There have been many vocal proponents of this view over the past few decades but their voices tend to be drowned out by the advocates of natural selection and the appearance of design. That's what attracts the attention of the general public, scientists in other fields, and even evolutionary biologists.

The overwhelming emphasis on natural selection in the media, and even in the scientific literature, has stalled the revolution and led to a situation where the vast majority of scientists have a flawed view of evolution. We see this in the universities where our students are often taught evolution by the very scientists I described in the opening paragraph. I'm particularly sensitive to this because I'm getting ready for my course on molecular evolution next semester and I know my most important task will be to correct the misconceptions of my students.

Michael Lynch has been trying to educate his fellow scientists, and the rest of the world, for the past few decades. His latest attempt is a paper in last month's edition of Nature Reviews: Genetics where he promotes the Drift-Barrier Hypothesis. He does this in the context of understanding mutation rates but the idea is generally applicable to all examples of evolution.
Lynch, M., Ackerman, M. S., Gout, J.-F., Long, H., Sung, W., Thomas, W. K., and Foster, P. L. (2016) Genetic drift, selection and the evolution of the mutation rate. Nature Reviews Genetics, 17:704-714. doi: 10.1038/nrg.2016.104

As one of the few cellular traits that can be quantified across the tree of life, DNA-replication fidelity provides an excellent platform for understanding fundamental evolutionary processes. Furthermore, because mutation is the ultimate source of all genetic variation, clarifying why mutation rates vary is crucial for understanding all areas of biology. A potentially revealing hypothesis for mutation-rate evolution is that natural selection primarily operates to improve replication fidelity, with the ultimate limits to what can be achieved set by the power of random genetic drift. This drift-barrier hypothesis is consistent with comparative measures of mutation rates, provides a simple explanation for the existence of error-prone polymerases and yields a formal counter-argument to the view that selection fine-tunes gene-specific mutation rates.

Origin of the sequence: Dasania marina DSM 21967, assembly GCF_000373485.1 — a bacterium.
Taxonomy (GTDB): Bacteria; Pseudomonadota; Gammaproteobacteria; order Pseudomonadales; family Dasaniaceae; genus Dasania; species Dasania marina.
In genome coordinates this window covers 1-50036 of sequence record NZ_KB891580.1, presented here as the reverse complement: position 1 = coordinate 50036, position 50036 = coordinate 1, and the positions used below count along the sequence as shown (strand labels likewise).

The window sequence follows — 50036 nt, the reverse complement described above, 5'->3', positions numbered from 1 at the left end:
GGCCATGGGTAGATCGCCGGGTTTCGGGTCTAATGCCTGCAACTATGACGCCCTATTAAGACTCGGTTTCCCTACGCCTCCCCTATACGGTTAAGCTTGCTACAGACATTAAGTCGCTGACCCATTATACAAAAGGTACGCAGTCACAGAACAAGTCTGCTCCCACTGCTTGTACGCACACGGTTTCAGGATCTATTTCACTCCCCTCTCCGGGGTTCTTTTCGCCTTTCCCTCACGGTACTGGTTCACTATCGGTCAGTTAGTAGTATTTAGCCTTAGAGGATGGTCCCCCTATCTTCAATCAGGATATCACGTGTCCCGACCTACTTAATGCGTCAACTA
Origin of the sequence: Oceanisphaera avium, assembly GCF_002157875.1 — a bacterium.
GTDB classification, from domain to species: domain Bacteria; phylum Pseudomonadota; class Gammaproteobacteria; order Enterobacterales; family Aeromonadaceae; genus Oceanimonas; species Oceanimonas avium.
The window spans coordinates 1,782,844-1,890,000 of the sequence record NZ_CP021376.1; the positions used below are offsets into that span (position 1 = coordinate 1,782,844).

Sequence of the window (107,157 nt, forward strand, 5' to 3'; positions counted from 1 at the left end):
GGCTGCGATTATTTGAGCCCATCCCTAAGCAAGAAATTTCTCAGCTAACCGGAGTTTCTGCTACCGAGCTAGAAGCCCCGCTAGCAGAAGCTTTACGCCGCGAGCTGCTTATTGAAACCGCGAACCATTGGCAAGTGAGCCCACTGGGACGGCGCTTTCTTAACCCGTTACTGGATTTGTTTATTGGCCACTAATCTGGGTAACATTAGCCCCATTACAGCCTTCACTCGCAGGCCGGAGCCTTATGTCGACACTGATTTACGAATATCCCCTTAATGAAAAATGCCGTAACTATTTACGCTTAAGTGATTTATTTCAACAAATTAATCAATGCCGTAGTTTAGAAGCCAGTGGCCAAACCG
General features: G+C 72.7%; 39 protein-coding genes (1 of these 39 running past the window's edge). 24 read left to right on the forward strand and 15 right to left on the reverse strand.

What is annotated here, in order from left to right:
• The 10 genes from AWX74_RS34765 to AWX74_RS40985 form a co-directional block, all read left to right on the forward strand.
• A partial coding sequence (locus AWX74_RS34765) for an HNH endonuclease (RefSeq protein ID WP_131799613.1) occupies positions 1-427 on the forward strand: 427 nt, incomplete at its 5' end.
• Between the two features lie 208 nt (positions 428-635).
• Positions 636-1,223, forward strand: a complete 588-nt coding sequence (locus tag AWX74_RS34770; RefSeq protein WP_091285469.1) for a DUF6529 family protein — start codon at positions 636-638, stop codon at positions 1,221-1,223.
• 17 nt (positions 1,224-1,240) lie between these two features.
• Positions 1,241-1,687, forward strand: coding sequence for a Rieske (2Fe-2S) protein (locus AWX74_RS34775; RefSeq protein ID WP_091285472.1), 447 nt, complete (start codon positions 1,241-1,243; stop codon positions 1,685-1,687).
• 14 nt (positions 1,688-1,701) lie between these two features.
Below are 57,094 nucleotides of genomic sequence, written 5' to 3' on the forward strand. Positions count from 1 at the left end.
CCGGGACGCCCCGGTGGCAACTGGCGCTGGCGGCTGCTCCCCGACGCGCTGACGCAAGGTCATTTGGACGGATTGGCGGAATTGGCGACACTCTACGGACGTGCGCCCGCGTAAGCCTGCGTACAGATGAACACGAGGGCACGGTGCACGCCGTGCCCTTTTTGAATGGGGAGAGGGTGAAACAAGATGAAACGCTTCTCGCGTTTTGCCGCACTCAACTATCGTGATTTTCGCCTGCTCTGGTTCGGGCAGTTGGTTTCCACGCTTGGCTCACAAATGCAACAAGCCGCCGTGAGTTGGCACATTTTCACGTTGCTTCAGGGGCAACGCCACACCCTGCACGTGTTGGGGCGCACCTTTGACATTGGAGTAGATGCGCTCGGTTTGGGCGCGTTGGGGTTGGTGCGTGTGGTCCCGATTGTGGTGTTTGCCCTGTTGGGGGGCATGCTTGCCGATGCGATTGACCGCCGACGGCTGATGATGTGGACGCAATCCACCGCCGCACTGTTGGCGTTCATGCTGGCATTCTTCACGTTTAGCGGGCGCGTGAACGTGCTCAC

Let's look at Michael Lynch's view of evolution. This won't be new to most readers of Sandwalk but maybe it will stimulate some of you to reconsider your old-fashioned, adaptationist, view of evolution.

The question we're considering is: Why doesn't natural selection reduce the mutation rate to zero?. It seems reasonable to imagine that since some mutations are harmful, evolution should select for populations with the lowest possible mutation rate. The standard answer to the question is to imagine there are physical constraints on the accuracy of DNA replication preventing the evolution of a perfect DNA polymerase. This explanation doesn't hold up to close scrutiny as I pointed out in my earlier blog post.

Furthermore, the overall mutation rate—expressed as the number of mutations per generation—depends not only on the accuracy of DNA replication (and repair) but also on additional features such as the number of cell divisions required for formation of the germ cells. In humans, for example, the mutation rate could be substantially reduced by reducing the number of sperm cells made in males. Why hasn't that happened?